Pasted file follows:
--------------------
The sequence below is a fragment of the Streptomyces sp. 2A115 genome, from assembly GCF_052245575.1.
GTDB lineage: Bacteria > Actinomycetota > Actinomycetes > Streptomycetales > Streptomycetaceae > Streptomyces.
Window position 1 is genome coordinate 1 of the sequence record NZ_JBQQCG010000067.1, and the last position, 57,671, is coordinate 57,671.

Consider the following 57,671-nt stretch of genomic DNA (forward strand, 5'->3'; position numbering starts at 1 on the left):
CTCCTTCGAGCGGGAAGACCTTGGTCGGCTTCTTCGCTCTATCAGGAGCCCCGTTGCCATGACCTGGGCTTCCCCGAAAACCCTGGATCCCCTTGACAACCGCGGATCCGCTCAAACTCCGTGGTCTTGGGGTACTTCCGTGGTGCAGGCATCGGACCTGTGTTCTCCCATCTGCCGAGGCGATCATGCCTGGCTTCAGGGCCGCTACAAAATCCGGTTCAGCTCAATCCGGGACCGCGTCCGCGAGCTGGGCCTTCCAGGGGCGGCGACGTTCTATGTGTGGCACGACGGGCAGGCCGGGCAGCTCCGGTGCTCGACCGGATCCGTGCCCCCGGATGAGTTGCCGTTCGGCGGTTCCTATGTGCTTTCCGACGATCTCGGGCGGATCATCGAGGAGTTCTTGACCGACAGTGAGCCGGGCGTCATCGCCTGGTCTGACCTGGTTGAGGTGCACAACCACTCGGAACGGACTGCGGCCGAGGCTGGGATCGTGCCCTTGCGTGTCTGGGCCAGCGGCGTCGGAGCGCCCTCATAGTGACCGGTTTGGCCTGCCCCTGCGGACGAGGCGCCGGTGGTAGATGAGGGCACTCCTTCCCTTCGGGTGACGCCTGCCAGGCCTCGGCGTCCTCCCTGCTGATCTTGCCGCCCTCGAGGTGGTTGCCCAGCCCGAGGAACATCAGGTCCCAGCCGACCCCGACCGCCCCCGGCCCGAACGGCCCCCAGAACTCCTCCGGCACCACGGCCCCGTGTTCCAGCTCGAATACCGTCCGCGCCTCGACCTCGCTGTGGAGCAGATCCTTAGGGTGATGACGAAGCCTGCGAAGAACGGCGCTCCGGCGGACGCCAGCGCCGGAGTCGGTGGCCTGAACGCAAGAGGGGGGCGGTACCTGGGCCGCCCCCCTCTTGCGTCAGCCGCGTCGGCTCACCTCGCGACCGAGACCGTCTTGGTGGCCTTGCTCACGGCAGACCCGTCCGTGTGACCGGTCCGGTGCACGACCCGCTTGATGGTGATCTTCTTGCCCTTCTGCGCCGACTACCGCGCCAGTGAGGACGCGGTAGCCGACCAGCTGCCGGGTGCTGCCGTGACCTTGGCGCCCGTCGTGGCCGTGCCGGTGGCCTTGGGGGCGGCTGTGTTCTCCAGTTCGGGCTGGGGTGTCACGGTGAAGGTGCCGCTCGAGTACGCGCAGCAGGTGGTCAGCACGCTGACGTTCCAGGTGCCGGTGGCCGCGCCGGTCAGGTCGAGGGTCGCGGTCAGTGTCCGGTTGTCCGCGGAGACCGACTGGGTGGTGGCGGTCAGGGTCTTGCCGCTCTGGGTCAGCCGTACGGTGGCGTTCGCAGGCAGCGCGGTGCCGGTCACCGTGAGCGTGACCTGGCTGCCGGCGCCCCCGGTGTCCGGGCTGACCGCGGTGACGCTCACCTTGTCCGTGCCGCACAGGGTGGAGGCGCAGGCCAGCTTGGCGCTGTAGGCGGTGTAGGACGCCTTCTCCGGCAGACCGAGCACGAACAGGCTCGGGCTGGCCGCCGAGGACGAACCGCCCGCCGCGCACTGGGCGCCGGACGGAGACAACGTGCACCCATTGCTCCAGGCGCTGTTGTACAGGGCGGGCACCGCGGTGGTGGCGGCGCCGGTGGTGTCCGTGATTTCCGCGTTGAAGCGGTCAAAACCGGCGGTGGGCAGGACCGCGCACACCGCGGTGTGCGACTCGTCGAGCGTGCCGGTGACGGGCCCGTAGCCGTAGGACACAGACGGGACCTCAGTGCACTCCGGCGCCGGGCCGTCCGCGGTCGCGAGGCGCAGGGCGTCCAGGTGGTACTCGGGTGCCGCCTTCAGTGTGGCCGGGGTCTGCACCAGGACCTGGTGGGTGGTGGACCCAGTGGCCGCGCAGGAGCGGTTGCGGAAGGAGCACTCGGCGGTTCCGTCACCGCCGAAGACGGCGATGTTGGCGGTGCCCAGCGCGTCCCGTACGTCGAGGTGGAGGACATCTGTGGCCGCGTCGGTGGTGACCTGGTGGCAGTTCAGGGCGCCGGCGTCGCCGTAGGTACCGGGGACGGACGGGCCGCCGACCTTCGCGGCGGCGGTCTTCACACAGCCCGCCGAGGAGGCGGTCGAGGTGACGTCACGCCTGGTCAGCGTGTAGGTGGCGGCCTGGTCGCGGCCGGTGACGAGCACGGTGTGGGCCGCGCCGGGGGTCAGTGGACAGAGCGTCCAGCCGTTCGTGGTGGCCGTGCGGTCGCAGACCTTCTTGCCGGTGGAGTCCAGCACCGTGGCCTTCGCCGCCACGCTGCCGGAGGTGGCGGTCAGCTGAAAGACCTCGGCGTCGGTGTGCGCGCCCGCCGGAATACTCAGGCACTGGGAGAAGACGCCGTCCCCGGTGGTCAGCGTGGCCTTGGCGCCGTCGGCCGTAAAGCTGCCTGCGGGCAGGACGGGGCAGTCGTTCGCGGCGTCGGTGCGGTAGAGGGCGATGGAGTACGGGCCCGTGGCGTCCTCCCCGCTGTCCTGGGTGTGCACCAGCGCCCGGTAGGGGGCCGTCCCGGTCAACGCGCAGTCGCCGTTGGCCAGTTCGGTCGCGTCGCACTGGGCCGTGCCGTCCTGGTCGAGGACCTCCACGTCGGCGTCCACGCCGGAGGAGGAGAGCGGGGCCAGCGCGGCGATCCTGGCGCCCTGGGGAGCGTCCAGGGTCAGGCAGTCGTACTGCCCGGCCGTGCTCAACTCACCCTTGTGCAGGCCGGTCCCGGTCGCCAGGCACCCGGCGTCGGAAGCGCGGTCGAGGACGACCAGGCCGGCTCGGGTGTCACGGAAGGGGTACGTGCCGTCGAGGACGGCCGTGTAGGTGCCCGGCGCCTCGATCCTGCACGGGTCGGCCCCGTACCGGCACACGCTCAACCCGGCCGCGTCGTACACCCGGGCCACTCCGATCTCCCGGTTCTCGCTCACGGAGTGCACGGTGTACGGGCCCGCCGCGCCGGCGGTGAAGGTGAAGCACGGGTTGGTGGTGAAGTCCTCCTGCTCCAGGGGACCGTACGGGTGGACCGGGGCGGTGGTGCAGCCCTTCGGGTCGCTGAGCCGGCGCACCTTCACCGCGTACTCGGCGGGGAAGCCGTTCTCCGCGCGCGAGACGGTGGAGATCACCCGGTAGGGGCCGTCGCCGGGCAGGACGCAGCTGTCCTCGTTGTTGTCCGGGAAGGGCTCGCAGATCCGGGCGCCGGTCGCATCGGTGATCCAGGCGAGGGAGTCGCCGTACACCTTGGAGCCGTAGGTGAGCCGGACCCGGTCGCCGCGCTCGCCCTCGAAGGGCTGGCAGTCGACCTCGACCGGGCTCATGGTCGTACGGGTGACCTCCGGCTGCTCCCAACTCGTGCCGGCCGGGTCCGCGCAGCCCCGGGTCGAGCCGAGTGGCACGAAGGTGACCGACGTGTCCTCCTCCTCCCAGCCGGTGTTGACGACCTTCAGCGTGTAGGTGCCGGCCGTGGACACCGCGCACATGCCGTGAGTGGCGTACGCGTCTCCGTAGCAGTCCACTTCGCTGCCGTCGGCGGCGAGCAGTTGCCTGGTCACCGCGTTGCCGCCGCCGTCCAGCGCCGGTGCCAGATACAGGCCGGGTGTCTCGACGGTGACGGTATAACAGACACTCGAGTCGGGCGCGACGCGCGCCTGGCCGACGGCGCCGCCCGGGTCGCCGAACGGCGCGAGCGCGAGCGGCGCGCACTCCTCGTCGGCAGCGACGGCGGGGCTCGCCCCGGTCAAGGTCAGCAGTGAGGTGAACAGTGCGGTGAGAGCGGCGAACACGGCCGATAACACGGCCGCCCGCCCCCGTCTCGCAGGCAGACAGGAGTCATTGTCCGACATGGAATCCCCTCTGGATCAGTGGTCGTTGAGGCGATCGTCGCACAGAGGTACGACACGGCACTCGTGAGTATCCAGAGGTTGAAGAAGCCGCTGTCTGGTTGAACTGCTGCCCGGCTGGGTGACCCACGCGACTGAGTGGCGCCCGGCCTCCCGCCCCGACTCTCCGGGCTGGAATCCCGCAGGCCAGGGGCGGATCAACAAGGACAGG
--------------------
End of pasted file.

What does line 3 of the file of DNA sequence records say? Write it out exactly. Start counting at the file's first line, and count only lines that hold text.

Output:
Window position 1 is genome coordinate 1 of the sequence record NZ_JBQQCG010000067.1, and the last position, 57,671, is coordinate 57,671.